the Köhler Effect: Does
Diversity Enhance Motivation and Performance in Groups?
Based on systematic experimental research, we explore in this chapter whether increases in group performance might be a function of diversity in group members‘ capabilities, and how aspects of this group diversity can be used to produce "synergy" in teams. After a short review of experimental research on motivation gains in groups, we particularly focus on the "Köhler effect" that (a) demonstrated conditions under which group members were motivated to exert more efforts for their group than under individual working conditions, and (b) suggested that these motivation gains only occurred when coworkers differed moderately in their abilities. After discussing results of Köhler’s original work (1926, 1927) and possible explanations, we describe two recent studies that replicated essential features of Köhler’s paradigm in a more controlled setting. Results demonstrated reliable performance gains in groups only under conjunctive task conditions, suggesting that perceived instrumentality of own contribution for the group outcome is an important factor to understand synergetic processes. However, no moderation of these performance gains by group diversity was found, demonstrating that these effects can be more general than Köhler (1926, 1927) assumed. The implications of these results for applied questions are discussed.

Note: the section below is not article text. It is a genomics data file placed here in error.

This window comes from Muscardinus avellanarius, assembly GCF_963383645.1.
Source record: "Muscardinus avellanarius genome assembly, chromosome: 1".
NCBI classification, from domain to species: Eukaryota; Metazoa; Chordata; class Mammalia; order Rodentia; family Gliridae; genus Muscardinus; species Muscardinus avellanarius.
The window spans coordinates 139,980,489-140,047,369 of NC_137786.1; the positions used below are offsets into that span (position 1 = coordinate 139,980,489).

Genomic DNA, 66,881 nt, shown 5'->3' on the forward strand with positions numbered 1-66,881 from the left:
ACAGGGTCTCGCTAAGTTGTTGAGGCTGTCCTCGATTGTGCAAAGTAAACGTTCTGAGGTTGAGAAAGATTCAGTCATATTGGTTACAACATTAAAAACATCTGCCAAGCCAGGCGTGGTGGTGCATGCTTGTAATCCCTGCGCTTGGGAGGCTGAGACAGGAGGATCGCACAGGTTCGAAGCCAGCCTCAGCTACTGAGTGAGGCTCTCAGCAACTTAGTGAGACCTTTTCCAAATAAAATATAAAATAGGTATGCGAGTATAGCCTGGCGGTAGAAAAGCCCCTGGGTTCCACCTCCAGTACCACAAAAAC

Key words: group performance, motivation gains, synergy, diversity, Köhler effect
Psychologische Beiträge, Volume 41, 1999, p. 320-337